Albert Claude, Christian de Duve, and George Emil Palade were jointly awarded the Nobel Prize in Physiology or Medicine, in 1974, for the discovery of the ribosomes. The Nobel Prize in Chemistry 2009 was awarded to Venkatraman Ramakrishnan, Thomas A. Steitz and Ada E. Yonath for determining the detailed structure and mechanism of the ribosome.
The ribosome is responsible for the synthesis of proteins in cells and is found in all cellular organisms. It serves to convert the instructions found in messenger RNA (mRNA, which itself is made from instructions in DNA) into the chains of amino-acids that make up proteins.
The ribosome is a cellular machine which is highly complex. It is made up of dozens of distinct proteins (the exact number varies slightly between species) as well as a few specialized RNA molecules known as ribosomal RNA (rRNA). Note – these rRNAs do not carry instructions to make specific proteins like mRNAs. The ribosomal proteins and rRNAs are arranged into two distinct ribosomal pieces of different size, known generally as the large and small subunit of the ribosome. Ribosomes consist of two subunits that fit together (Figure 2) and work as one to translate the mRNA into a polypeptide chain during protein synthesis (Figure 1). Because they are formed from two subunits of non-equal size, they are slightly longer in the axis than in diameter. Prokaryotic ribosomes are around 20 nm (200 Å) in diameter and are composed of 65% rRNA and 35% ribosomal proteins. Eukaryotic ribosomes are between 25 and 30 nm (250–300 Å) in diameter with an rRNA to protein ratio that is close to 1. Bacterial ribosomes are composed of one or two rRNA strands. Eukaryotic ribosomes contain one or three very large rRNA molecules and multiple smaller protein molecules. Crystallographic work has shown that there are no ribosomal proteins close to the reaction site for polypeptide synthesis. This proves that the protein components of ribosomes do not directly participate in peptide bond formation catalysis, but rather suggests that these proteins act as a scaffold that may enhance the ability of rRNA to synthesize protein (See: Ribozyme).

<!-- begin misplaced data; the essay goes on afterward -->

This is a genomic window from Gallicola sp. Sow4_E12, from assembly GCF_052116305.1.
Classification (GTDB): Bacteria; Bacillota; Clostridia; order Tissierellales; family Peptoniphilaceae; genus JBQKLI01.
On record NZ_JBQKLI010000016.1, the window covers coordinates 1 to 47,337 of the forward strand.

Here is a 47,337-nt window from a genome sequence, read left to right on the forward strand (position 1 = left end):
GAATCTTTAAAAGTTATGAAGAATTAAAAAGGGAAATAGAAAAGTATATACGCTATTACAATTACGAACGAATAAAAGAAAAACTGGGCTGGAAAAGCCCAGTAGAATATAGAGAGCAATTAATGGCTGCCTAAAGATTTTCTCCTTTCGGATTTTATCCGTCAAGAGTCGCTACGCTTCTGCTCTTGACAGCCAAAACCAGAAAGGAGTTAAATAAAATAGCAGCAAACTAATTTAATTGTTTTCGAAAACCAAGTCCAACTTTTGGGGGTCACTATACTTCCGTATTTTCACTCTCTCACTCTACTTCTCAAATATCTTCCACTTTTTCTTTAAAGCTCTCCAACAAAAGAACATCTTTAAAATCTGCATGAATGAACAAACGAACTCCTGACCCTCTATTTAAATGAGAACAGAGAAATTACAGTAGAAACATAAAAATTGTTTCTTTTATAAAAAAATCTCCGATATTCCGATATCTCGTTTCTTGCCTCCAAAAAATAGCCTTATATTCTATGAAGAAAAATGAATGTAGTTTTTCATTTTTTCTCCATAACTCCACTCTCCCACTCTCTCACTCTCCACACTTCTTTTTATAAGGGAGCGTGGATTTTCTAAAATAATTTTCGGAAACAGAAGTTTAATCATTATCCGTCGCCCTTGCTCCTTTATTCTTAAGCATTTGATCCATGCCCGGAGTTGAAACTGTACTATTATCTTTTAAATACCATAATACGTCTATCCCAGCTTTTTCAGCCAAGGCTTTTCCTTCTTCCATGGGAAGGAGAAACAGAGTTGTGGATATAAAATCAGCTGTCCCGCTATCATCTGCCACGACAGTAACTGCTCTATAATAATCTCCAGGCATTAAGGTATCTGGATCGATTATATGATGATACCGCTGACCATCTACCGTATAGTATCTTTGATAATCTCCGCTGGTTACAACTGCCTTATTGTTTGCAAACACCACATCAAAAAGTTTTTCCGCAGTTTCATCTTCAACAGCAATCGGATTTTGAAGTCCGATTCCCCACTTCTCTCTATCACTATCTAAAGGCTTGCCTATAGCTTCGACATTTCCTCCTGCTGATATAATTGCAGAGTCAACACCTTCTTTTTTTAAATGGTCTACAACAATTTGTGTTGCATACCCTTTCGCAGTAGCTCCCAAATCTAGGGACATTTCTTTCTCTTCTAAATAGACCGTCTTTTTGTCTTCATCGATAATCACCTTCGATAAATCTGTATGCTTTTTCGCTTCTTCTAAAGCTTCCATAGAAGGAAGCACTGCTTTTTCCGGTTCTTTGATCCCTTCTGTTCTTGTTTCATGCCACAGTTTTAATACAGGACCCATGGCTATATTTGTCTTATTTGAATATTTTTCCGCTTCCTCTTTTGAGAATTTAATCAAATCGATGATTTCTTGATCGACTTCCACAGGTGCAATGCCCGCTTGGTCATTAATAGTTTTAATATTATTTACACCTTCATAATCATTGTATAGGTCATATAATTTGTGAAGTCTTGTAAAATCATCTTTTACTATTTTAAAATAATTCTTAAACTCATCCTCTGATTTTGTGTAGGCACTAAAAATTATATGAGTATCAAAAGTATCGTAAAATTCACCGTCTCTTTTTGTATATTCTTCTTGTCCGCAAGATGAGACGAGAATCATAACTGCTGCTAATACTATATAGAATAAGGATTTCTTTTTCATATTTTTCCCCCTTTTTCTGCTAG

The unit of measurement is the Svedberg unit, a measure of the rate of sedimentation in centrifugation rather than size. This accounts for why fragment names do not add up: for example, prokaryotic 70S ribosomes are made of 50S and 30S subunits.
Prokaryotes have 70S ribosomes, each consisting of a small (30S) and a large (50S) subunit. Their small subunit has a 16S RNA subunit (consisting of 1540 nucleotides) bound to 21 proteins. The large subunit is composed of a 5S RNA subunit (120 nucleotides), a 23S RNA subunit (2900 nucleotides) and 31 proteins. Affinity label for the tRNA binding sites on the E. coli ribosome allowed the identification of A and P site proteins most likely associated with the peptidyltransferase activity; labelled proteins are L27, L14, L15, L16, L2; at least L27 is located at the donor site, as shown by E. Collatz and A.P. Czernilofsky. Additional research has demonstrated that the S1 and S21 proteins, in association with the 3'-end of 16S ribosomal RNA, are involved in the initiation of translation.